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Age-specific differences in tumour characteristics between screen-detected and non-screen-detected breast cancers in women aged 40-74 at diagnosis in Sweden from 2008 to 2017.

OBJECTIVE: To analyze differences between screen-detected and non-screen-detected invasive breast cancers by tumour characteristics and age at diagnosis in the nationwide population-based mammography screening program in Sweden.

METHODS: Data were retrieved from the National Quality Register for Breast Cancer for 2008-2017. Logistic regression analysis was used to estimate the likelihood for a tumour to be screen-detected by tumour characteristics and age group at diagnosis.

RESULTS: In total there were 51,429 invasive breast cancers in the target age group for mammography screening of 40-74 years. Likelihood of screen detection decreased with larger tumour size, lymph node metastases, higher histological grade and distant metastasis. Odds ratios (ORs) for negative oestrogen (ER) and progesterone (PgR) were 0.41 and 0.57; for positive HER2, 0.62; for Ki-67 high versus low, 0.49. Molecular sub-types had OR of 0.56, 0.40 and 0.28, respectively, for luminal B-like, HER2-positive and triple negative versus luminal A-like. Adjusting for tumour size (T), lymph node status (N), age, year and county at diagnosis slightly elevated the ORs. Statistically significant interactions between tumour characteristics and age were found ( p  < 0.05) except for ER and PgR. The age group 40-49 deviated most from the other age groups.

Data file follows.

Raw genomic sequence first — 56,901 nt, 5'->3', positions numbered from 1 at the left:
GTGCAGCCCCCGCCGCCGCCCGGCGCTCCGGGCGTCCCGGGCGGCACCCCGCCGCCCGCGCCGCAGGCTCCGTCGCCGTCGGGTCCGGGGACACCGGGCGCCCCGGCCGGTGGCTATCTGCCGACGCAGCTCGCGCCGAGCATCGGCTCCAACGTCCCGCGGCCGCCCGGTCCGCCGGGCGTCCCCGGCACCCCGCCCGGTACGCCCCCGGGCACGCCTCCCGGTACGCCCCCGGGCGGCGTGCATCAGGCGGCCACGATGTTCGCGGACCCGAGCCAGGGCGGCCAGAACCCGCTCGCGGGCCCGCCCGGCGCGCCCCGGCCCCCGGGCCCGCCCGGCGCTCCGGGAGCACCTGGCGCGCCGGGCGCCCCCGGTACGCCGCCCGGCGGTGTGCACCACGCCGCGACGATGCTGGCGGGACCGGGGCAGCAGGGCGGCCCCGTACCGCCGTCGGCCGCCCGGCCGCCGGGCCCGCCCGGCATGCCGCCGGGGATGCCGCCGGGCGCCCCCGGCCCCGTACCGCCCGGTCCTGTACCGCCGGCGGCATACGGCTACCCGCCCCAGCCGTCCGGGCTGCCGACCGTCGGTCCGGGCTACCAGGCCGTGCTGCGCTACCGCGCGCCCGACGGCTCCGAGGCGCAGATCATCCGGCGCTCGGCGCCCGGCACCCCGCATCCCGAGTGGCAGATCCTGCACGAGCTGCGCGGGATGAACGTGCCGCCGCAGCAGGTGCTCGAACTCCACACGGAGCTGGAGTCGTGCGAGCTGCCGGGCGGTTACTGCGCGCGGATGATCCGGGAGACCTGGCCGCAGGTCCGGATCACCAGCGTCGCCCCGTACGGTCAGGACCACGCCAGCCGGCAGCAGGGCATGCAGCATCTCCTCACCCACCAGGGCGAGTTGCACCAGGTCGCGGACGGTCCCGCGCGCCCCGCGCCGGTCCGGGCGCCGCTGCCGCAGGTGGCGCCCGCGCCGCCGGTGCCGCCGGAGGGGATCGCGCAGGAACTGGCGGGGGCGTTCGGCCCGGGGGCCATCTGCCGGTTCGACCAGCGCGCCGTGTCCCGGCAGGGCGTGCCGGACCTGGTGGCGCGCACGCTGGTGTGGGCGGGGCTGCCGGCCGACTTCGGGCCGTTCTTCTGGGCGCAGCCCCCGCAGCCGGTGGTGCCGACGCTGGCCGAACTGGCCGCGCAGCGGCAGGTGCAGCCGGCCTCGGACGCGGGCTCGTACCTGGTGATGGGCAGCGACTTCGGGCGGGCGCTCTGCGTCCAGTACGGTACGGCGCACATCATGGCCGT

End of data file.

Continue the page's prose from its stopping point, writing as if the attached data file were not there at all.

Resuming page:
CONCLUSIONS: Our study demonstrates that screen-detected invasive breast cancers had more favourable tumour characteristics than non-screen-detected after adjusting for age, year and county of diagnosis, and even after adjusting for T and N. The trend towards favourable tumour characteristics was less pronounced in the 40-49 age group compared to the other age groups, except for ER and PgR.

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